SOUTH AFRICA – United Exports, leading producer and exporter of blueberries in South Africa has clinched a €3 million (US$3.6m) loan financing from IFC and the Dutch entrepreneurial development bank (FMO) to support its ongoing capital expenditure projects and help maintain local farmers’ access to markets and employment.
The €3 million (US$3.6m) loan includes €1.5 million (US$1.8m) from IFC and a €1.5 million (US$1.8m) loan from FMO.
United Exports sells its blueberries under its proprietary OZblu brand within South Africa and exports roughly 90 percent of its output to markets outside Africa.
“The additional liquidity from the lenders will help us to continue with our capex investments and continue to create jobs and ensure we continue to deliver on our product quality objectives.”Jon Salters, United Exports CEO
The company employs around 3,800 permanent and seasonal workers and since the COVID-19 outbreak it has invested extensively in its operations e.g., put in place social distancing facilities and provision of PPEs to protect its employees, while maintaining growth and jobs in the sector.
“Despite the difficulties, we have continued our growth trajectory during the COVID-19 pandemic. The additional liquidity from the lenders will help us to continue with our capex investments and continue to create jobs and ensure we continue to deliver on our product quality objectives,” said Jon Salters, United Exports CEO.
According to IFC, United Exports also plans to expand the size of its orchards. To this end the company seeks to add up to 150 new permanent jobs and roughly 1,250 seasonal jobs at the peak picking season this year.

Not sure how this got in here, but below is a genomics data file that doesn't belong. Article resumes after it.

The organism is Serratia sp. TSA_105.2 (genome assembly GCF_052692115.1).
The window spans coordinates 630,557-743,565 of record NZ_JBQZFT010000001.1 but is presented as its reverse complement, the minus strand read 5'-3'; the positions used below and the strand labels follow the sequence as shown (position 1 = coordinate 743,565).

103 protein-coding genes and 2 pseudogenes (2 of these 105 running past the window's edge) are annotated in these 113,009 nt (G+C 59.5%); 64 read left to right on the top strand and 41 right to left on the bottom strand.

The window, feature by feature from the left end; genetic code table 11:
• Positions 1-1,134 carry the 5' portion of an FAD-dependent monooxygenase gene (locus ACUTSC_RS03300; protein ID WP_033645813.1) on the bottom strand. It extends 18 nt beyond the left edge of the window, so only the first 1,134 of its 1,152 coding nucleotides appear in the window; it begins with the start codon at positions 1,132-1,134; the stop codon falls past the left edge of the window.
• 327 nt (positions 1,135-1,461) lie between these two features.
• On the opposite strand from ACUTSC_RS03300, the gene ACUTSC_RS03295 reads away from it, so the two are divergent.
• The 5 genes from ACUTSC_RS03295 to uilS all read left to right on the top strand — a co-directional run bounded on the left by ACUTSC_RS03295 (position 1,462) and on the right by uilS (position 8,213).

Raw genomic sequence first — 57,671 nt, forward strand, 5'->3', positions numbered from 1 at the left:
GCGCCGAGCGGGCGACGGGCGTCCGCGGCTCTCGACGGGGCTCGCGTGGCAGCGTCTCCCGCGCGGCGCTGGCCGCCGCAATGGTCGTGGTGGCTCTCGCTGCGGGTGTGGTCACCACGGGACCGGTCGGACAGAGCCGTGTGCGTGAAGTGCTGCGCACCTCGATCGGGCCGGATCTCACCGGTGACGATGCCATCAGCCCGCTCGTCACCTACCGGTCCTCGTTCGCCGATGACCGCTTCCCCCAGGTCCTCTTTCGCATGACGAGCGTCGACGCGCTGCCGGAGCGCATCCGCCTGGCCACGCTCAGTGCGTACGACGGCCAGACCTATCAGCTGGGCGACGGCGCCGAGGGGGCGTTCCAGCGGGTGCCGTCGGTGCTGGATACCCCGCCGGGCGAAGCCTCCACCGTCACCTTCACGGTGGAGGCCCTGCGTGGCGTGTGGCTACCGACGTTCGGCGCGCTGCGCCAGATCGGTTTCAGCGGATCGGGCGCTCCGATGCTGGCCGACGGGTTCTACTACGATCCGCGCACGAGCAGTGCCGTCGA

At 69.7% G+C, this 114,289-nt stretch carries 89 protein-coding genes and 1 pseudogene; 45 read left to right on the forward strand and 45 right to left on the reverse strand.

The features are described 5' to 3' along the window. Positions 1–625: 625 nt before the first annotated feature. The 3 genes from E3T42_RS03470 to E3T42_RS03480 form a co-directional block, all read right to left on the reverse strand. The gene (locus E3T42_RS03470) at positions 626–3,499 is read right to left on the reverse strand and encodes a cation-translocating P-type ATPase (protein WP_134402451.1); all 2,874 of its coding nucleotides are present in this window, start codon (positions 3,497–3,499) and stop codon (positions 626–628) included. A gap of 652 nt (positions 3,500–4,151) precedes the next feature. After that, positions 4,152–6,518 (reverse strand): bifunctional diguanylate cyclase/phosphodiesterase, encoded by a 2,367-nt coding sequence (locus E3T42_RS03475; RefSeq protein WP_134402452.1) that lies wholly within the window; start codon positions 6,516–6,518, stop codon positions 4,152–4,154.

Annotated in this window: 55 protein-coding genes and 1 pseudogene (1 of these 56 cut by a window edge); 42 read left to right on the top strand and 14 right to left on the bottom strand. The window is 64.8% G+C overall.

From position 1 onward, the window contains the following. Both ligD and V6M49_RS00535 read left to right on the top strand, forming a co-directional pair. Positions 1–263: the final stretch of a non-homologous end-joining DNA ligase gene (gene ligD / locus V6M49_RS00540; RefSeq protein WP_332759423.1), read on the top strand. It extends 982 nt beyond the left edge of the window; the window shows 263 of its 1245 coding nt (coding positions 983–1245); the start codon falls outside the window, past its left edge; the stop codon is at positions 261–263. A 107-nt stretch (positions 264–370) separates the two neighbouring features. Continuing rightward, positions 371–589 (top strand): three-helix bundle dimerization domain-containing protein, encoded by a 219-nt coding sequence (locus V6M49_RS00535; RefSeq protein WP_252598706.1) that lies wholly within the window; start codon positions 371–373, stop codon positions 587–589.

Other than ensuring continued operation and growth of the company, the financing is giving a boost to the blueberry sector which according to the Western Cape Department of Agriculture employs 5,700 people.
The fruit is an increasingly important product for South Africa, with production climbing to 18,000 metric tons in 2019/20 from 11,000 the year before, according to the South Africa Berry Producers Association.
“The blueberry industry is one of South Africa’s fastest growing agricultural sectors. In berry growing regions, this superfood boosts job creation.
“With this COVID-facility we will help United Exports maintain local berry farmers’ access to markets and employment,” said Hans Bogaard, Manager: Agriculture, Food & Water at FMO.
IFC’s portion of the financing comes from its COVID-19 fast track facility, a global fund announced in March 2020 to support industries vital to job creation and economic growth. Agriculture and agribusiness are important sources of jobs and export earnings in South Africa, which has been badly hit by the pandemic.
“With COVID-19 creating uncertainty across value chains and sectors, it’s now more critical than ever to support companies vital for job creation and growth, especially in the agribusiness sector,” said Adamou Labara, IFC’s country manager for South Africa.
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